Opinion

Mohamed El-Erian

Deal or no deal, debt drama is not going away

Mohamed El-Erian
Aug 1, 2011 13:58 UTC

Are you tired of all the stories on Europe’s financial crisis and American politicians’ endless bickering about debt and deficits? Are you tired of weekends of hectic negotiations as policymakers rush to cobble together some agreement before markets open? If you are, you are not the only one.

Millions of people, including stressed-out policymakers on both sides of the Atlantic, wish to put these issues behind them. Unfortunately, despite many announcements, they are unable to do so decisively, and for good reason.

So we better understand why, if we want to minimize the risk of collateral damage and unintended consequences.

To do so, you need only remember one rather clumsy phrase: “safe de-levering” (also known to some as “safe de-leveraging”), or the lack thereof. Consider please each word, starting with the second one.

De-levering refers to the rehabilitation of balance sheets that have gotten over-indebted to such an extent that they are unsustainable going forward. The contributing causes are usually numerous and many years in the making.

Is Europe’s debt crisis a “Lehman Moment” for America?

Mohamed El-Erian
Jul 5, 2011 14:37 UTC

By Mohamed A. El-Erian
The opinions expressed are his own.

With its high unemployment and stretched balance sheets, today’s US economy can ill-afford a negative shock from abroad. Yet, this is what it is experiencing. And it explains why markets go through bouts of nervousness about the debt crisis in Europe, and why American policymakers are worried about a foreign financial situation that is getting worse by the day.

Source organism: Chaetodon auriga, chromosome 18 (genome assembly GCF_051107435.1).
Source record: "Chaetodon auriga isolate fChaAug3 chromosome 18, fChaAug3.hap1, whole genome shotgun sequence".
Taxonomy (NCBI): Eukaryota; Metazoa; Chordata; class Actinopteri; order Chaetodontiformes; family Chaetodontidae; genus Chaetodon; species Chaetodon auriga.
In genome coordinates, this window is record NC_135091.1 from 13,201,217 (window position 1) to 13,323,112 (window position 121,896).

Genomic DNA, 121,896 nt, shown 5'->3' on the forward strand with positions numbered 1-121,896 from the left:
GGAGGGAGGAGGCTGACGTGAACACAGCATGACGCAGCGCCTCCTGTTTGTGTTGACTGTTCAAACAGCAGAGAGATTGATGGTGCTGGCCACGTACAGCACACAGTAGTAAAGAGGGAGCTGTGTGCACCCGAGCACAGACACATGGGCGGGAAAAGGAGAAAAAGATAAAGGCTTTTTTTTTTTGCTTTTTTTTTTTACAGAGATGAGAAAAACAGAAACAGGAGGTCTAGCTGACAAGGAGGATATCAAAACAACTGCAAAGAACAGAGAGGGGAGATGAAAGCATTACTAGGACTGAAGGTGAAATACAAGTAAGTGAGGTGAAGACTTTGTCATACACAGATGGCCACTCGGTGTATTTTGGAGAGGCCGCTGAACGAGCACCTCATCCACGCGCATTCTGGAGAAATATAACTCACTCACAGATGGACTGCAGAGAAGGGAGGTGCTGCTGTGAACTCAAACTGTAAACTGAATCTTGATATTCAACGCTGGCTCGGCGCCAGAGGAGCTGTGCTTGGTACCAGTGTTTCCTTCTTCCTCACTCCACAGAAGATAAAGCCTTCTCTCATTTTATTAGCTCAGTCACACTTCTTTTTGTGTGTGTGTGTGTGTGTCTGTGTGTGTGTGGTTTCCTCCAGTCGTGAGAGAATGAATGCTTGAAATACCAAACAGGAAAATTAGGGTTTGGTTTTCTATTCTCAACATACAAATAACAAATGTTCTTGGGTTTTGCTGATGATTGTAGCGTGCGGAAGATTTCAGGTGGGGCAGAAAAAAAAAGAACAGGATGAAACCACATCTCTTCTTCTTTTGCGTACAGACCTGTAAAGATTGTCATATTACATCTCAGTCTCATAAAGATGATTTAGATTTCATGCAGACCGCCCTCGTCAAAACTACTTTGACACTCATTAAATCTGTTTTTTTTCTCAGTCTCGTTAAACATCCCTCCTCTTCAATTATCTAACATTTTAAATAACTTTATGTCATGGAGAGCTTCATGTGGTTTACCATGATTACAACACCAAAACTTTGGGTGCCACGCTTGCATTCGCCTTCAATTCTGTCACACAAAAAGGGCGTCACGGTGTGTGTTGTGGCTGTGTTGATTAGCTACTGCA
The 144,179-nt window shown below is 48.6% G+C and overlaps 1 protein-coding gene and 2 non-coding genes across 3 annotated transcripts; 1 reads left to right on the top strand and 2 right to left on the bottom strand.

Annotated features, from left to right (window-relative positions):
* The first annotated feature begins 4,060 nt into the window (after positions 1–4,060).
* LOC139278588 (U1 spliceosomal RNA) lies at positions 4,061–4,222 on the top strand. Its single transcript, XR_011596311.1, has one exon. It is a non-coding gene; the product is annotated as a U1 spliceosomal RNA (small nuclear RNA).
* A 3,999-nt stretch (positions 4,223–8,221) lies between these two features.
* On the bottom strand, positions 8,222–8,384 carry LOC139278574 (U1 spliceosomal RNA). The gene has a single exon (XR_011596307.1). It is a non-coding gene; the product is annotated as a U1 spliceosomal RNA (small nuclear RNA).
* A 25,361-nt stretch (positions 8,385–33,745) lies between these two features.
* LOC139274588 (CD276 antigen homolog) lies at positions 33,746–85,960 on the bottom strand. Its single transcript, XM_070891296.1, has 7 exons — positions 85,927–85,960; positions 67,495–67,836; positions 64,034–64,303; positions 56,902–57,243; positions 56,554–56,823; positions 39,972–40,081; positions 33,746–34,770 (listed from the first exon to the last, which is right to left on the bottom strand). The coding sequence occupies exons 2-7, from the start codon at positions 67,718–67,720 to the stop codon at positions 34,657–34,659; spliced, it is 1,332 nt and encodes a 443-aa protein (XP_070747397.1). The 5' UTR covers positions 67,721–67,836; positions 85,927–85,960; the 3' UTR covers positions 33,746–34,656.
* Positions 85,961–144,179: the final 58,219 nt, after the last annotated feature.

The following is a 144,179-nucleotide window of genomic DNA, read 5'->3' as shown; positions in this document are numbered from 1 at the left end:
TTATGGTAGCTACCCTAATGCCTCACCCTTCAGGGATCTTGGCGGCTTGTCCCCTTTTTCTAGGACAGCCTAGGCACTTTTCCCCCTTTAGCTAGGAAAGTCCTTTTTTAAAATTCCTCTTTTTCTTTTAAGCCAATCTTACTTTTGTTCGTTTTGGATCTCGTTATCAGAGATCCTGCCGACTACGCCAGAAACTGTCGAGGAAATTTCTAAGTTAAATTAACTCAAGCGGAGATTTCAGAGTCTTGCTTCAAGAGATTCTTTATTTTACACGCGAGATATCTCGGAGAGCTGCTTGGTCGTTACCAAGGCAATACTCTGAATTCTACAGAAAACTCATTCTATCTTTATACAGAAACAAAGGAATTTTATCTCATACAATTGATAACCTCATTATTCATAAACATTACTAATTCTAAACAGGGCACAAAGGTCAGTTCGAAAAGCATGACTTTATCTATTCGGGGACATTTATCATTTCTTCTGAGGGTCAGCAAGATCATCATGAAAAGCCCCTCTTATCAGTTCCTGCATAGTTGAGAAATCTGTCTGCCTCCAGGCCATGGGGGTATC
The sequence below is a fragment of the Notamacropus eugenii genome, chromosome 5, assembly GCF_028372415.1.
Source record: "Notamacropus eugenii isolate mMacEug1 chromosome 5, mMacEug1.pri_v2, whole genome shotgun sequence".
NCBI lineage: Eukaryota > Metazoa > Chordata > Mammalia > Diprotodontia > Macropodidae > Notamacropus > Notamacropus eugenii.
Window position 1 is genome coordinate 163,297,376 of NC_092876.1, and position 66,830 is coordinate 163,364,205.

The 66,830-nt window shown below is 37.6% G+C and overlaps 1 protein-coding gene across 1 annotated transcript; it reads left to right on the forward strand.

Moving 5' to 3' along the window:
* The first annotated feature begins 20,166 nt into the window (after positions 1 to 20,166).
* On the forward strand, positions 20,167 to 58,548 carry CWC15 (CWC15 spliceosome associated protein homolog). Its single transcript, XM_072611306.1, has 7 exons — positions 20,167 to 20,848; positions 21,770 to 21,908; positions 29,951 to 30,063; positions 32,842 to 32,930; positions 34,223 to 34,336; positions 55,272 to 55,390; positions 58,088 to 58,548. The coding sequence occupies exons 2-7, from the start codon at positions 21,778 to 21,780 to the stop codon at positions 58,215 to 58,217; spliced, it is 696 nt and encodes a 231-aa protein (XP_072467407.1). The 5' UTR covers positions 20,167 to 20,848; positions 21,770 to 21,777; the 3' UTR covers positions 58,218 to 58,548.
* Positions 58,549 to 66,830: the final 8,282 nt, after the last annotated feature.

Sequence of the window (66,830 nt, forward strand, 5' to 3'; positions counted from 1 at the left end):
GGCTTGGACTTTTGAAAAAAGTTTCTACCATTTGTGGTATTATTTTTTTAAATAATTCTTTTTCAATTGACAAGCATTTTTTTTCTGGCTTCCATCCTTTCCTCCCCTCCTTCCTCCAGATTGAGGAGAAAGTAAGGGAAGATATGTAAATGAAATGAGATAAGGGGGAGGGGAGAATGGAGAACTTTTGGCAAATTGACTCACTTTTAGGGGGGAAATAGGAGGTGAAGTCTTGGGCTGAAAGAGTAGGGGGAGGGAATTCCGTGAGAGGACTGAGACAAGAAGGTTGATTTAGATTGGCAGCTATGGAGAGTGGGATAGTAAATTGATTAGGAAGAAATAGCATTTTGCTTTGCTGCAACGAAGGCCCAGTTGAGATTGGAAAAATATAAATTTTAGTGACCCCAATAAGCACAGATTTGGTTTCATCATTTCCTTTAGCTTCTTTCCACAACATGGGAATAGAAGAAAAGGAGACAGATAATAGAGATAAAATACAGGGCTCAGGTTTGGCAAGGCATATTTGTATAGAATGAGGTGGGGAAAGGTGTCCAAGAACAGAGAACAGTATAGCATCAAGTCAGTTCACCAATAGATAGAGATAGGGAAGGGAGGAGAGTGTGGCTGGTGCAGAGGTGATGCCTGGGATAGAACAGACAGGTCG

Europe’s debt problem is indeed a headwind for what remains a disappointing US economic recovery. It dampens America’s export prospects, can raise the cost of borrowing for some American companies and diminishes an already low enthusiasm among banks to lend to households and small companies.

Having said that, it is unlikely, though not inconceivable, that Europe’s debt crisis would constitute a “Lehman Moment” — a situation that totally paralyzes American economic activity, puts the country on the verge of a depression and triggers yet another round of extreme crisis management measures.

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